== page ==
• Corvette Racing’s C5.R, C6.R, and C7.R: For 17 years, The Corvette Racing team has put three generations of increasingly amazing Corvette race cars on the track. All have had an “.R” designation, except the first, which was a “-R.” They have proved themselves multiple times. 1999 marked the first year of the C5-R, which snatched three class wins at Le Mans (among many other wins). The C6.R took seven thundering liters of American muscle around the world, and won many races. The C7.R just grabbed the GTE Pro class win at Le Mans, and that was one of it’s first races!corvettec5-rcorvettec6.rcorvettec7.r
  • Panoz LMP-1 and LMP07: Many, many years before Nissan’s GT-R LM caused folks to scratch their heads as to why a front-engine endurance race car is a good idea, Panoz’s LMP-1 Roadster S and it’s less successful sibling LMP07 proved to the world that an endurance racing prototype does not need to carry their engine behind the driver. Neither car was wildly successful, but the LMP-1 certainly got into a few good battles with the BMW V12 LMRs and Ferrari 333 SPs to snag the 1999 ALMS team championship.panozlmp-1panozlmp07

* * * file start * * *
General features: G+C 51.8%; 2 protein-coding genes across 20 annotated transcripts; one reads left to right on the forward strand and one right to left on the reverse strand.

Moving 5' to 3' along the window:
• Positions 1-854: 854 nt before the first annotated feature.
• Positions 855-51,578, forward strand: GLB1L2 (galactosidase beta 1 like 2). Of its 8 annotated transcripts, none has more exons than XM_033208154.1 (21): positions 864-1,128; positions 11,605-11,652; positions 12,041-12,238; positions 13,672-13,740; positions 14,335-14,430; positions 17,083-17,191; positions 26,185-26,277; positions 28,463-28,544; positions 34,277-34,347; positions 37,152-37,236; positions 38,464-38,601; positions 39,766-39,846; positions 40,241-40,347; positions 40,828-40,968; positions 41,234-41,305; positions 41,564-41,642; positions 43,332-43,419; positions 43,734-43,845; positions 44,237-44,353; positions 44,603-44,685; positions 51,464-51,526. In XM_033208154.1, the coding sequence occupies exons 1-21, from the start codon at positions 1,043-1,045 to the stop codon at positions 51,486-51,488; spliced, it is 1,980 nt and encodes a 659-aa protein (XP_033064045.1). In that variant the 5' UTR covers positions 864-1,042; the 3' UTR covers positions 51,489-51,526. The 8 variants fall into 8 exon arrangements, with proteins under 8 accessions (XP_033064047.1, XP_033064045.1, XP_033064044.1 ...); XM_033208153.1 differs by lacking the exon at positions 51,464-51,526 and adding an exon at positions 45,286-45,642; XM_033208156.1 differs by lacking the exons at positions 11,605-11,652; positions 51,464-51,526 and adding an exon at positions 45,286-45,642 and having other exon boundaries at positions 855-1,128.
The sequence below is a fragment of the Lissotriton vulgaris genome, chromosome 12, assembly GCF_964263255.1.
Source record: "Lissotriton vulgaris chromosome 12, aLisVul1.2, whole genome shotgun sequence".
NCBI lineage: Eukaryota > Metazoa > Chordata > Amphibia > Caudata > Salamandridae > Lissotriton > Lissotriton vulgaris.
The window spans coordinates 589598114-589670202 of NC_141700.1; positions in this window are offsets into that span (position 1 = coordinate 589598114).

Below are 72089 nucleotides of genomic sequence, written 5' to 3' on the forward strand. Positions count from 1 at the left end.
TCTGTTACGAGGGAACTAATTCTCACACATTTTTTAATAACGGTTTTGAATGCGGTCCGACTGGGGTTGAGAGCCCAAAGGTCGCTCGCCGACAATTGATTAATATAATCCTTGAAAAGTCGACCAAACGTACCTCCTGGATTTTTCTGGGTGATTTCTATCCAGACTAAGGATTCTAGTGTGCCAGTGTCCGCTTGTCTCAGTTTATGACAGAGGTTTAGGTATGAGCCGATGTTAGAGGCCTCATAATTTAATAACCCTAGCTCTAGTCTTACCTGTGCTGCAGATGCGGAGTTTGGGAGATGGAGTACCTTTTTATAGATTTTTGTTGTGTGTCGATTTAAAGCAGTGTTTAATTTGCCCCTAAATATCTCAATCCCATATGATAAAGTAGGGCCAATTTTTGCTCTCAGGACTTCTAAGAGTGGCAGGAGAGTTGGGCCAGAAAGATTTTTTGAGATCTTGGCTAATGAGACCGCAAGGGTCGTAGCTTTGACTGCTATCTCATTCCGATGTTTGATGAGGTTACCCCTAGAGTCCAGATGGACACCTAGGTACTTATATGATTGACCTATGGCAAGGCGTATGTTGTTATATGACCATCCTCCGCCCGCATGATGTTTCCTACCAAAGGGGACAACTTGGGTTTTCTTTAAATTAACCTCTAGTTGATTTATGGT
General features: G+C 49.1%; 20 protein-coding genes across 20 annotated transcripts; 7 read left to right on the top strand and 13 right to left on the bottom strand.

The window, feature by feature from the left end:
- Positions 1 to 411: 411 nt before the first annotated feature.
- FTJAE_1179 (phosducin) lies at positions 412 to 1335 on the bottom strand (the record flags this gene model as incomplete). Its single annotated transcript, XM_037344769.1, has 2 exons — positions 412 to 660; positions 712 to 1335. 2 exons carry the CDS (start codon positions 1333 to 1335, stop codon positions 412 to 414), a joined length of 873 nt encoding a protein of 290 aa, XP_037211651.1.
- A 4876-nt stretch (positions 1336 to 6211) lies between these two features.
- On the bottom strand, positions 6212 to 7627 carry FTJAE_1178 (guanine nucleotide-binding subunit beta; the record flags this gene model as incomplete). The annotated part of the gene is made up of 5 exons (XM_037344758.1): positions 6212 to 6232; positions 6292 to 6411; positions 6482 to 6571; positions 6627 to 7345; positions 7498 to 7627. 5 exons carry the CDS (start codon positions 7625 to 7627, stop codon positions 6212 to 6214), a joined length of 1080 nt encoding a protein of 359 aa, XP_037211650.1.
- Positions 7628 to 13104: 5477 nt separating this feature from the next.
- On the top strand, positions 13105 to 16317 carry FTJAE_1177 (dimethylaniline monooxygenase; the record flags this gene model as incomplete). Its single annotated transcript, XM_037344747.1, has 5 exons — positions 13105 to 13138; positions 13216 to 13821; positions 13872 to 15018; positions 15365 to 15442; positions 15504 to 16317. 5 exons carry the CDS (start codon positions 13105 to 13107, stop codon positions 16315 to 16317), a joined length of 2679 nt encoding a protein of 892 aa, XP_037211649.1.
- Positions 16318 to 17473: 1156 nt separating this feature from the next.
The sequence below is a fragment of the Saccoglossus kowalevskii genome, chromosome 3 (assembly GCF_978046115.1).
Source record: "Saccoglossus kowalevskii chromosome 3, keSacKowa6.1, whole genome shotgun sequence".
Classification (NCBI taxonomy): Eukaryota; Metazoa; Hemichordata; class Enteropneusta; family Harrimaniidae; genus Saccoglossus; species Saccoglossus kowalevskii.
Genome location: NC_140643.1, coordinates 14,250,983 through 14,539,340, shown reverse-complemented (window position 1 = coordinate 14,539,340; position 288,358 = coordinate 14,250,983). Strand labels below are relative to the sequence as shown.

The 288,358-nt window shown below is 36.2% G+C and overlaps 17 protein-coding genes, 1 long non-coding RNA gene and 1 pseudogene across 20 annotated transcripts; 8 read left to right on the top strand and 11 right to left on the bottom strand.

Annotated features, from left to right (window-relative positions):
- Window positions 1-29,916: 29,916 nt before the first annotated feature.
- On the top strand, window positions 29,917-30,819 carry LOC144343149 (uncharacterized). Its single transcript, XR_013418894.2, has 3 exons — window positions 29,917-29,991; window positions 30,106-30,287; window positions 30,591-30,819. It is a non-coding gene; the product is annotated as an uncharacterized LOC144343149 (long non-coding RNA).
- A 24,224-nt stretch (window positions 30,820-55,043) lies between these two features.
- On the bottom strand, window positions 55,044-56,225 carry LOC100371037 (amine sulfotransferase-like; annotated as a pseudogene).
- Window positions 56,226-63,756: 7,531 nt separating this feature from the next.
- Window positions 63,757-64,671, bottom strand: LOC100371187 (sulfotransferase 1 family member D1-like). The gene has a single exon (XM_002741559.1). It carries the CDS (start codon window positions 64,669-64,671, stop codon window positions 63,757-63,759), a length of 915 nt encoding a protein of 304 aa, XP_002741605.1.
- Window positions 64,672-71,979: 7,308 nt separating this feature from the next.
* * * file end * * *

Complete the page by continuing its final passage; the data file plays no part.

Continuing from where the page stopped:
• Ford 999: Henry Ford should go down in the history books as a stark raving lunatic (for several reasons) because he took the crude, incredibly dangerous 18.9-liter Ford 999 racecar to 92 mph (the equivalent of somebody taking a car to 300 mph today) – a world record – on a frozen lake. The frozen lake was the only place large enough to get the car up to that speed. It made a whopping 80 horsepower, a lot of noise, and had killed a man a year before. It was a brutish, outrageous car that put Ford on the map, even if he became known for utilitarian and economical Model T’s and the now-legendary 1932 Ford.ford999
  • DeltaWing: No other American creation has so upset the normality of what race cars should look like as the Ben Bowlby-designed, Panoz-managed, Gurney’s All-American Racers-built DeltaWing. The car drastically reduced frontal area to reduce drag and fuel consumption. It worked, and even sparked a copycat (the Nissan ZEOD RC), even though it didn’t achieve any incredible success.deltawing
  • Cadillac ATS-V.R: Cadillac attained massive success for ten years with the CTS-V.R in the Pirelli World Championship Series. Now it’s the turn for the ATS-V.R to take the reins. It’s got some big shoes to fill. It’s got a twin-turbocharged 3.6-liter V6 making somewhere around 600 horsepower that sits somewhere between the massive fender flares and the huge extractor hood. Between this car and the Ford GT GTE, it looks like most, if not all, future American race cars will have forced induction engines.cadillacats-v.r
  • Swift 007.i: The year 1997 was a lucky year. The team owned by Paul Newman and Carl Haas stopped running a Lola chassis, and switched to a chassis made by the American company Swift. The car had a Ford Cosworth engine, Goodyear tires, and an all-American driver in Michael Andretti. I should probably mention that it won it’s first-ever race outing. Talk about coming in with style. Oh, and I was born that year.swift007.1